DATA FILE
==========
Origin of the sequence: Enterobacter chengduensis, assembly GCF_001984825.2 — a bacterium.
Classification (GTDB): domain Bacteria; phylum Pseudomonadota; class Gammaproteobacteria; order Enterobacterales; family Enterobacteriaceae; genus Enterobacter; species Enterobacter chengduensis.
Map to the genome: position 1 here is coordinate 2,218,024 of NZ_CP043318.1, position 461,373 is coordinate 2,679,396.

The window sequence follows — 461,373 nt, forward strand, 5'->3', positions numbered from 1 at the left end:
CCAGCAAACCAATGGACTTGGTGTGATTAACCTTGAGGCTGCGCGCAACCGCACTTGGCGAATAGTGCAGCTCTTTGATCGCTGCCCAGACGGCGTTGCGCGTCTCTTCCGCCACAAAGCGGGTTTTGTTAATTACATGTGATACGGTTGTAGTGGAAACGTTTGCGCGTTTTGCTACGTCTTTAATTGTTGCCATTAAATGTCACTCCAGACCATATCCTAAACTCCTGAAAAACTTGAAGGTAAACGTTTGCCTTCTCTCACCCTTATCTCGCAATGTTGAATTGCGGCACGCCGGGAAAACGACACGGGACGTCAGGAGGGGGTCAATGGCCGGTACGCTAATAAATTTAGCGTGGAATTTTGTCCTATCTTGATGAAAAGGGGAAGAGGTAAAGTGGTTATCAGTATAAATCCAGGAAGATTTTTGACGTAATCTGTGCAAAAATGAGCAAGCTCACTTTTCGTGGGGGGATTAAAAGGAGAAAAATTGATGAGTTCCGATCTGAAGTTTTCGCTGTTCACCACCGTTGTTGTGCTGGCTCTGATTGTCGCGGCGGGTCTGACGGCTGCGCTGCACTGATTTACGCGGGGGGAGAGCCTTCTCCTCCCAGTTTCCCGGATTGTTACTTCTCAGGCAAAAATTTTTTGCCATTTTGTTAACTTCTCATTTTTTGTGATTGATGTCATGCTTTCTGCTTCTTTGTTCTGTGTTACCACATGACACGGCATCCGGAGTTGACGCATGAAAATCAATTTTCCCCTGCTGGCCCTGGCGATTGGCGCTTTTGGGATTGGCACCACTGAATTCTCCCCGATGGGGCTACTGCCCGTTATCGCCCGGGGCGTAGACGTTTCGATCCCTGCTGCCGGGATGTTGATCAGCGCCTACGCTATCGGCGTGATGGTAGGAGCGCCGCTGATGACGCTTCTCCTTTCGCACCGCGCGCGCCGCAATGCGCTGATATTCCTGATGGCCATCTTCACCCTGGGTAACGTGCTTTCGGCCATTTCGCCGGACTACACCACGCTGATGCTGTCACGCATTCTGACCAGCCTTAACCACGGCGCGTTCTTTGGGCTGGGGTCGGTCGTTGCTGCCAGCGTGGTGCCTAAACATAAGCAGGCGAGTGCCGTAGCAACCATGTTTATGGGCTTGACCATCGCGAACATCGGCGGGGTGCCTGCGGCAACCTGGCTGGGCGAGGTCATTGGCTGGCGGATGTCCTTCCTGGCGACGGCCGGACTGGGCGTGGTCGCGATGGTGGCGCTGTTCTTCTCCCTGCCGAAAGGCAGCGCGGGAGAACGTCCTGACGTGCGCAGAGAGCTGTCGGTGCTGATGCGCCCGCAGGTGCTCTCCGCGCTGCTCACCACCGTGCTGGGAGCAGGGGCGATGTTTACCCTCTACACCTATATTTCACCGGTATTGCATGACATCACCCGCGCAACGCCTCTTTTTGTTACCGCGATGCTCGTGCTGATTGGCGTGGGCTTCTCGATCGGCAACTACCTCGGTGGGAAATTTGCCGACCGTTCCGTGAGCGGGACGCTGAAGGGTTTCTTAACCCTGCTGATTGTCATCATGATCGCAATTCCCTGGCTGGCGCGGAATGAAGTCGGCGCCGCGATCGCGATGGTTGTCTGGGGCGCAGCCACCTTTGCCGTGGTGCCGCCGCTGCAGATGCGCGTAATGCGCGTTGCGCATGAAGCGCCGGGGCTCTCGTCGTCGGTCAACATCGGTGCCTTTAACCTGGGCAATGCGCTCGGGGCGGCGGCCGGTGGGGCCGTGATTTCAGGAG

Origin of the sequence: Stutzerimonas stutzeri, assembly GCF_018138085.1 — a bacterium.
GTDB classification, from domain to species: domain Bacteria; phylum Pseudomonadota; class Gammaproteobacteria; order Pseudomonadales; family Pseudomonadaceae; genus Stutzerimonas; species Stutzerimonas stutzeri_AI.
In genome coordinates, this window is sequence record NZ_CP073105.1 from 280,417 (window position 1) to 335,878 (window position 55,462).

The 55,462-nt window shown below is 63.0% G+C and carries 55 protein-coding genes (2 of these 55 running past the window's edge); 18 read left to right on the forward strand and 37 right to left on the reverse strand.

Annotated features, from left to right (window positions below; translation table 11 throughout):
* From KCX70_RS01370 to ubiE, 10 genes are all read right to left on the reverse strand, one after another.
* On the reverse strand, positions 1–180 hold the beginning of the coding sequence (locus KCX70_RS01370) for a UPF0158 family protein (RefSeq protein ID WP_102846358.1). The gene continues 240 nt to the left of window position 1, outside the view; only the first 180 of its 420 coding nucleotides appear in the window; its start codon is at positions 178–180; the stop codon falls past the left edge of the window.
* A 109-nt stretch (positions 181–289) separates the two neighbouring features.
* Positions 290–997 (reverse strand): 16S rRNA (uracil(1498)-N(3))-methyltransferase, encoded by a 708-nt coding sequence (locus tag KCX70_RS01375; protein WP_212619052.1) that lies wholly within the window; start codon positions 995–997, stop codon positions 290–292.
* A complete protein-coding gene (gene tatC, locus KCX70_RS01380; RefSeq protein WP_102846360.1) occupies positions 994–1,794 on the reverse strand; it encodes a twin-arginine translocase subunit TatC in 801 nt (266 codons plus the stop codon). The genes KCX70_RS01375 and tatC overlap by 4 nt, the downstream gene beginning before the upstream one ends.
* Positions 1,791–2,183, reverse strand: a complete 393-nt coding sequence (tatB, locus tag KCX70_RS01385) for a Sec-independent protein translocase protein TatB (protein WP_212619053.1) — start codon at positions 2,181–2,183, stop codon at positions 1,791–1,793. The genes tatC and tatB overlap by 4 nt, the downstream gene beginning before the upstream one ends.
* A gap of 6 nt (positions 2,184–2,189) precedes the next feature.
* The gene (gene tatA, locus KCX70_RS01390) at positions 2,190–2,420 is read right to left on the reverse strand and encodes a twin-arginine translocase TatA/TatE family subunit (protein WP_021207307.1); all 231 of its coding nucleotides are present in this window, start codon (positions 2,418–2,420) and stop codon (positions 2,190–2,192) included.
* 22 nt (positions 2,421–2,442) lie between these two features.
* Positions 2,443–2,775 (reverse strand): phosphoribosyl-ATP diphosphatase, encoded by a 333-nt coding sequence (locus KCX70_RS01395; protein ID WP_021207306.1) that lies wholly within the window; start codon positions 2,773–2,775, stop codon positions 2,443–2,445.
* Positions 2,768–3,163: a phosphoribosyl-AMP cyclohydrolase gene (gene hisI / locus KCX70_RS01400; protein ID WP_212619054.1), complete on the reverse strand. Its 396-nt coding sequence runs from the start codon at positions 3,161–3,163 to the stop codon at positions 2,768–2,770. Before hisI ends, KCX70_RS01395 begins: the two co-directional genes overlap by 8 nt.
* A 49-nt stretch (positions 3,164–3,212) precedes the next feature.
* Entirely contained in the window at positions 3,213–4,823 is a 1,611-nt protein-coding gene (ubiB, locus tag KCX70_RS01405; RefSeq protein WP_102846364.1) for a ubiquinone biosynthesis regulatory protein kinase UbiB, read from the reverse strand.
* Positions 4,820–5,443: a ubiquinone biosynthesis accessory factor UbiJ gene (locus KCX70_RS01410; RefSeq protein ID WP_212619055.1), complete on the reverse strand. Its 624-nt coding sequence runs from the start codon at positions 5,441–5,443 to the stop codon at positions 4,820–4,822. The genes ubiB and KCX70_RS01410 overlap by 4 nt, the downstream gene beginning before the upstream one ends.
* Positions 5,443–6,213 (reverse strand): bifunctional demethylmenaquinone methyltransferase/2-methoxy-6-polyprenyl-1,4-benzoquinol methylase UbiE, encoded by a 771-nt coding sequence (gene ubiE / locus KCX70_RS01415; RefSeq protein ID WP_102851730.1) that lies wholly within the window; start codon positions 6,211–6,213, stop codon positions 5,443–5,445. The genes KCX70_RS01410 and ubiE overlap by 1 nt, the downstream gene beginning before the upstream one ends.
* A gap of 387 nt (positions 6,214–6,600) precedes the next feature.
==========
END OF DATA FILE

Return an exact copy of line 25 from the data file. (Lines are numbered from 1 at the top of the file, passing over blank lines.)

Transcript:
* Positions 5,443–6,213 (reverse strand): bifunctional demethylmenaquinone methyltransferase/2-methoxy-6-polyprenyl-1,4-benzoquinol methylase UbiE, encoded by a 771-nt coding sequence (gene ubiE / locus KCX70_RS01415; RefSeq protein ID WP_102851730.1) that lies wholly within the window; start codon positions 6,211–6,213, stop codon positions 5,443–5,445. The genes KCX70_RS01410 and ubiE overlap by 1 nt, the downstream gene beginning before the upstream one ends.